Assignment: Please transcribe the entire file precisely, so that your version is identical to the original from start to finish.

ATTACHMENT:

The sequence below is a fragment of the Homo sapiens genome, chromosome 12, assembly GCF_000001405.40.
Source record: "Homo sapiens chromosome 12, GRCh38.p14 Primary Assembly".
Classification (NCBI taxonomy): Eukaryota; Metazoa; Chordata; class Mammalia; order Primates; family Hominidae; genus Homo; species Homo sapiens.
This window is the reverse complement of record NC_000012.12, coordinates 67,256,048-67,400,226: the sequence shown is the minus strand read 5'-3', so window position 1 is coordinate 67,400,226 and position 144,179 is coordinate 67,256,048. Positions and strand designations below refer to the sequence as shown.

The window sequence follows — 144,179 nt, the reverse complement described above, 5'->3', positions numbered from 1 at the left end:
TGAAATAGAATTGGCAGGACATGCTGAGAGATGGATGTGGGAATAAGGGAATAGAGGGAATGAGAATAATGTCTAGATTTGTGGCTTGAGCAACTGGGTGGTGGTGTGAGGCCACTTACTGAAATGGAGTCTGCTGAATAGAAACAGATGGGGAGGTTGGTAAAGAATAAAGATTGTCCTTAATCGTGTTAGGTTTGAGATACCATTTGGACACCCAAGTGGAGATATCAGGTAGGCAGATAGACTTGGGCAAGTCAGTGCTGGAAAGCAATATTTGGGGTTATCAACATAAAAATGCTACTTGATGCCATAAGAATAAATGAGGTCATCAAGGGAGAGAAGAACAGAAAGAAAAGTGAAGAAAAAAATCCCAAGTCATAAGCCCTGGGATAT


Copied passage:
The sequence below is a fragment of the Homo sapiens genome, chromosome 12, assembly GCF_000001405.40.
Source record: "Homo sapiens chromosome 12, GRCh38.p14 Primary Assembly".
Classification (NCBI taxonomy): Eukaryota; Metazoa; Chordata; class Mammalia; order Primates; family Hominidae; genus Homo; species Homo sapiens.
This window is the reverse complement of record NC_000012.12, coordinates 67,256,048-67,400,226: the sequence shown is the minus strand read 5'-3', so window position 1 is coordinate 67,400,226 and position 144,179 is coordinate 67,256,048. Positions and strand designations below refer to the sequence as shown.

The window sequence follows — 144,179 nt, the reverse complement described above, 5'->3', positions numbered from 1 at the left end:
TGAAATAGAATTGGCAGGACATGCTGAGAGATGGATGTGGGAATAAGGGAATAGAGGGAATGAGAATAATGTCTAGATTTGTGGCTTGAGCAACTGGGTGGTGGTGTGAGGCCACTTACTGAAATGGAGTCTGCTGAATAGAAACAGATGGGGAGGTTGGTAAAGAATAAAGATTGTCCTTAATCGTGTTAGGTTTGAGATACCATTTGGACACCCAAGTGGAGATATCAGGTAGGCAGATAGACTTGGGCAAGTCAGTGCTGGAAAGCAATATTTGGGGTTATCAACATAAAAATGCTACTTGATGCCATAAGAATAAATGAGGTCATCAAGGGAGAGAAGAACAGAAAGAAAAGTGAAGAAAAAAATCCCAAGTCATAAGCCCTGGGATAT